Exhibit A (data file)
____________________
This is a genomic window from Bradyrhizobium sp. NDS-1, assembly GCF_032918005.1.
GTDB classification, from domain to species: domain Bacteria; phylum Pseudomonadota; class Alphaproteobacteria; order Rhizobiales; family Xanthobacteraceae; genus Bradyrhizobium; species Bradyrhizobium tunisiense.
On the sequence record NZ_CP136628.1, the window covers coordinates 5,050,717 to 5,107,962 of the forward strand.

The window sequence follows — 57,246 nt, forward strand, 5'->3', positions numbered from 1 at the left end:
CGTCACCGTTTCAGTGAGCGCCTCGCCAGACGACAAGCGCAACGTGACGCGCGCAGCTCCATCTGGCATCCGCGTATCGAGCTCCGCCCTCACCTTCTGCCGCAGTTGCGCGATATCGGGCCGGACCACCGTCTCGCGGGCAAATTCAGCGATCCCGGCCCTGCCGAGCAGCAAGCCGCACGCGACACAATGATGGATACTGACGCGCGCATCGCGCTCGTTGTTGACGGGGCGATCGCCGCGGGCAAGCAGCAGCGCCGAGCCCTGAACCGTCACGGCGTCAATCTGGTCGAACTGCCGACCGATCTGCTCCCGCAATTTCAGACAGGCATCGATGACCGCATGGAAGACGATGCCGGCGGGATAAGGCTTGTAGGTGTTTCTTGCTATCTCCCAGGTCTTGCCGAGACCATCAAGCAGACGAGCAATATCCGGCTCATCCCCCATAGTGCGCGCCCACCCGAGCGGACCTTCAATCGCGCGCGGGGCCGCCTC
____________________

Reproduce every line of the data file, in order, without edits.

This is a genomic window from Bradyrhizobium sp. NDS-1, assembly GCF_032918005.1.
GTDB classification, from domain to species: domain Bacteria; phylum Pseudomonadota; class Alphaproteobacteria; order Rhizobiales; family Xanthobacteraceae; genus Bradyrhizobium; species Bradyrhizobium tunisiense.
On the sequence record NZ_CP136628.1, the window covers coordinates 5,050,717 to 5,107,962 of the forward strand.

The window sequence follows — 57,246 nt, forward strand, 5'->3', positions numbered from 1 at the left end:
CGTCACCGTTTCAGTGAGCGCCTCGCCAGACGACAAGCGCAACGTGACGCGCGCAGCTCCATCTGGCATCCGCGTATCGAGCTCCGCCCTCACCTTCTGCCGCAGTTGCGCGATATCGGGCCGGACCACCGTCTCGCGGGCAAATTCAGCGATCCCGGCCCTGCCGAGCAGCAAGCCGCACGCGACACAATGATGGATACTGACGCGCGCATCGCGCTCGTTGTTGACGGGGCGATCGCCGCGGGCAAGCAGCAGCGCCGAGCCCTGAACCGTCACGGCGTCAATCTGGTCGAACTGCCGACCGATCTGCTCCCGCAATTTCAGACAGGCATCGATGACCGCATGGAAGACGATGCCGGCGGGATAAGGCTTGTAGGTGTTTCTTGCTATCTCCCAGGTCTTGCCGAGACCATCAAGCAGACGAGCAATATCCGGCTCATCCCCCATAGTGCGCGCCCACCCGAGCGGACCTTCAATCGCGCGCGGGGCCGCCTC